Health promotion emphasizes the importance of community ownership in the governance of community-based programmes, yet little research has been conducted in this area. This study examined perceptions of community ownership among project partners taking responsibility for decision-making related to the Kahnawake Schools Diabetes Prevention Project (KSDPP). Project partners were surveyed cross-sectionally at 18 months (T1) and 60 months (T2) into the project. The perceived influence of each project partner was assessed at T1 and T2 for three domains: (i) KSDPP activities; (ii) KSDPP operations; and (iii) Community Advisory Board (CAB) activities. Project staff were perceived to have the greatest influence on KSDPP activities, KSDPP operations and CAB activities at both T1 and T2. High mean scores of perceived influence for CAB members and community researchers, however, suggests that project decision-making was a shared responsibility among multiple community partners. Although academic researcher influence was consistently low, they were satisfied with their level of influence. This was unlike community affiliates, who were less satisfied with their lower level of influence. In keeping with Kanien'kehaka (Mohawk) culture, the findings suggest a participatory democracy or shared decision-making as the primary mode of governance of KSDPP.
This report presents the initial results of the first Epidemiological Catchment Area Study in mental health in Canada. Five neighbourhoods in the South-West sector of Montreal, with a population of 258,000, were under study. The objectives of the research program were: 1) to assess the prevalence and incidence of psychological distress, mental disorders, substance abuse, parasuicide, risky behaviour and quality of life; 2) to examine the links and interactions between individual determinants, neighbourhood ecology and mental health in each neighbourhood; 3) to identify the conditions facilitating the integration of individuals with mental health problems; 4) to analyse the impact of the social, economic and physical aspects of the neighbourhoods using a geographic information system. 5) to verify the adequacy of mental health services.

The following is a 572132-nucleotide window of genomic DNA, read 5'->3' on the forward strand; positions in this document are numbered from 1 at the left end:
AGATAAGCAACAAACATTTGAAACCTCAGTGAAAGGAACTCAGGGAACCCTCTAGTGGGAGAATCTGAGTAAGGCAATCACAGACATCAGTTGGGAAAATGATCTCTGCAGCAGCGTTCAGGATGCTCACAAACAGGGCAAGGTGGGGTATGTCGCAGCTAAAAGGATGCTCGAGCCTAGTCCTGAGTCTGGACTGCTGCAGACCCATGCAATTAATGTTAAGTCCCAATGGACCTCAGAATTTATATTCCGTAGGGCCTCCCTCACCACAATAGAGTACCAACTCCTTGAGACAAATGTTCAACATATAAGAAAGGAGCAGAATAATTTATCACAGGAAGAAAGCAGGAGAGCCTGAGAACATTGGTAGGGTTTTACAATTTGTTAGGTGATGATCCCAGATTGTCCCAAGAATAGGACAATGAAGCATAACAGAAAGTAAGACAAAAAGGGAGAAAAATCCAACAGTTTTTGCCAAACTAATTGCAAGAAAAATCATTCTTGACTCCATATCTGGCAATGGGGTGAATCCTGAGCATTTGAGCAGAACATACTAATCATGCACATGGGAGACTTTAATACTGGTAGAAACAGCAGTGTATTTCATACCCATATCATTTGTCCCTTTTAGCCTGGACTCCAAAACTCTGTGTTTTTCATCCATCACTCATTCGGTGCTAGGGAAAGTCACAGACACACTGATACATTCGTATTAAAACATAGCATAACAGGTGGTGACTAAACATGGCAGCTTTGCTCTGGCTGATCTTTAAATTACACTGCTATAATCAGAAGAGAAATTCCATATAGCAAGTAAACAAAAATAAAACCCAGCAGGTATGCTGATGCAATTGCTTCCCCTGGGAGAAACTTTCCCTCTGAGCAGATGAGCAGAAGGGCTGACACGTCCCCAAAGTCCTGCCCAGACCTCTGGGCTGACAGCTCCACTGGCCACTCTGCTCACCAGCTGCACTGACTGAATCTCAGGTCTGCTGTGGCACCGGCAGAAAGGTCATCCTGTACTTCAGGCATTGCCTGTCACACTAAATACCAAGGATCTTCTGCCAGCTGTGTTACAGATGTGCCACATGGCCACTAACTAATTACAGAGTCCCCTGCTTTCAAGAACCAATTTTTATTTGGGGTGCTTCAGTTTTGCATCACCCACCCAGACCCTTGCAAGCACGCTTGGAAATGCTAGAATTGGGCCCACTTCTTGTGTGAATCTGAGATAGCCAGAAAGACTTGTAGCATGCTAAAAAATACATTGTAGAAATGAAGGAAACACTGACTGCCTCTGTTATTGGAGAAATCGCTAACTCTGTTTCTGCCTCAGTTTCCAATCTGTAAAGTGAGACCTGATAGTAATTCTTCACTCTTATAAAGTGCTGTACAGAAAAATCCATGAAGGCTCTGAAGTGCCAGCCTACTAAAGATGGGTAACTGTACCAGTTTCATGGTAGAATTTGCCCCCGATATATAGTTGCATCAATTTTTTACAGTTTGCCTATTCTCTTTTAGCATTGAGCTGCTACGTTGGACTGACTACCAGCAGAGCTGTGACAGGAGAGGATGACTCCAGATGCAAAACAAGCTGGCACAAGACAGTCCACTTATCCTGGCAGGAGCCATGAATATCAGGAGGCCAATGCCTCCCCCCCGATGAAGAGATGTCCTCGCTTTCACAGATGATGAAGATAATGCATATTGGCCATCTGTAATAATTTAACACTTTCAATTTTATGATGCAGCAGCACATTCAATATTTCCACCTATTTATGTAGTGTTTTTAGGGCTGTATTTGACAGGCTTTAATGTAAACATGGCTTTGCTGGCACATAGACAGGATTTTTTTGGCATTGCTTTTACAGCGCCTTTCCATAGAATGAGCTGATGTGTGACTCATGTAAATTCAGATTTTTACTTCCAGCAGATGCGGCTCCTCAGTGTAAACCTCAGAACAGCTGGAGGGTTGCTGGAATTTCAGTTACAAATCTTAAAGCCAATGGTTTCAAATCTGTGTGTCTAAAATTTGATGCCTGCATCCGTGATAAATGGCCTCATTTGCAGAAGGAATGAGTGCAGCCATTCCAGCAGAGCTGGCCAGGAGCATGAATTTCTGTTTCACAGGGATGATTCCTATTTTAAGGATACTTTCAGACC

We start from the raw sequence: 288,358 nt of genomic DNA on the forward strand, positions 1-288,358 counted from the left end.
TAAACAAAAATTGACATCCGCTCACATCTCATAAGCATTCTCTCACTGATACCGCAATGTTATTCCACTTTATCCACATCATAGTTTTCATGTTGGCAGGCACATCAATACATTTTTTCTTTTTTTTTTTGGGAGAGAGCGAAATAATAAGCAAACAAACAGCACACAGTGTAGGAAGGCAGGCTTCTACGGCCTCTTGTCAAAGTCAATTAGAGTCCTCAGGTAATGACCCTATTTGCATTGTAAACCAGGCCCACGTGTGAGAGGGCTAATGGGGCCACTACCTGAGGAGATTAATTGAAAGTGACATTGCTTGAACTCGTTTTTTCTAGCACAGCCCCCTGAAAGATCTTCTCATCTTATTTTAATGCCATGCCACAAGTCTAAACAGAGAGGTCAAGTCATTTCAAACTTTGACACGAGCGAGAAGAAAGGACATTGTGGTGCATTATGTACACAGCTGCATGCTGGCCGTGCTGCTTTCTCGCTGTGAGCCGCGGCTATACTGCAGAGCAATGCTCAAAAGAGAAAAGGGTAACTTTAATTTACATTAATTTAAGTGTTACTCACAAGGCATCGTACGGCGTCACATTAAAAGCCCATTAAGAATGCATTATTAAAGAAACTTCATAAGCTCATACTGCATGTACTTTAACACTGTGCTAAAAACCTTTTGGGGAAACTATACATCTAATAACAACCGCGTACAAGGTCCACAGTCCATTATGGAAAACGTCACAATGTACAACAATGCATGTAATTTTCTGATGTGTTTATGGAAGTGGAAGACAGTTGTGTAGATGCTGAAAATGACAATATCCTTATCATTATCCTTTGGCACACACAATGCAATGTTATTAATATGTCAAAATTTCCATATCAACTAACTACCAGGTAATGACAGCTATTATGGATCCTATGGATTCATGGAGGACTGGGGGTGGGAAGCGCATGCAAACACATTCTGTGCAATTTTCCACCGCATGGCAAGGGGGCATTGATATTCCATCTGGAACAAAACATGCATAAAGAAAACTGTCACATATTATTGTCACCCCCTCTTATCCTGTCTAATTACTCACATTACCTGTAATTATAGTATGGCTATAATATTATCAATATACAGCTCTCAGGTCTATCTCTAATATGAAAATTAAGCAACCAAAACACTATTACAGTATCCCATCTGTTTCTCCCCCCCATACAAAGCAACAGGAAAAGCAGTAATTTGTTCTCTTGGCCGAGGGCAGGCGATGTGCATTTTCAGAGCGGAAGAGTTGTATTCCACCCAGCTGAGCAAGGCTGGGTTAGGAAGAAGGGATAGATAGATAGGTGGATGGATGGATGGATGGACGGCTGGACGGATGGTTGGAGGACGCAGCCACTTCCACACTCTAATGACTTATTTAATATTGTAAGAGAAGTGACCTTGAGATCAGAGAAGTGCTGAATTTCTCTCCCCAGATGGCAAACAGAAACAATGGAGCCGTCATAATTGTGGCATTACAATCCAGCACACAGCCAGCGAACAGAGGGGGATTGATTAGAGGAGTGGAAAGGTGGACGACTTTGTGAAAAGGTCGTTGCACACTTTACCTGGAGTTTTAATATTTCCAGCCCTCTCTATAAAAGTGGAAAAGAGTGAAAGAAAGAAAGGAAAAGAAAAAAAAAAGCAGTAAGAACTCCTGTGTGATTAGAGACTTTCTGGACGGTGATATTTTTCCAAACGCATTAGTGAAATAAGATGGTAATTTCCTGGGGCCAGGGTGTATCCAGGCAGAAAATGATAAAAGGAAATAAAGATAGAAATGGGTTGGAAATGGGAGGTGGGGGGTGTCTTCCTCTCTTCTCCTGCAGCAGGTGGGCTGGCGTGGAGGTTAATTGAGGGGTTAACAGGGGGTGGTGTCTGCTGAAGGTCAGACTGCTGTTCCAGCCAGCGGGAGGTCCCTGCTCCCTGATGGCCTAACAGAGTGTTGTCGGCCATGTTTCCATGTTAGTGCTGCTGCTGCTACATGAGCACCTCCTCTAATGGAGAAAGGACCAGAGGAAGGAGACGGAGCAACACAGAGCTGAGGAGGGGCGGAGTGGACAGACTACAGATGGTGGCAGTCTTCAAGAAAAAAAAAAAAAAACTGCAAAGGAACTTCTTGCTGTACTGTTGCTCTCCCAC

A longitudinal study in the form of a community survey was used, complemented by focused qualitative sub-studies. The longitudinal study included a randomly selected sample of 2,433 individuals between the ages of 15 and 65 in the first wave of data collection, and three other waves are projected. An overview of the methods is presented.
The prevalence of psychological distress, mental disorders and use of mental health services and their correlates are described for the first wave of data collection.
Several vulnerable groups and risk factors related to socio-demographic variables have been identified such as: gender, age, marital status, income, immigration and language. These results can be used to improve treatment services, prevention of mental disorders, and mental health promotion.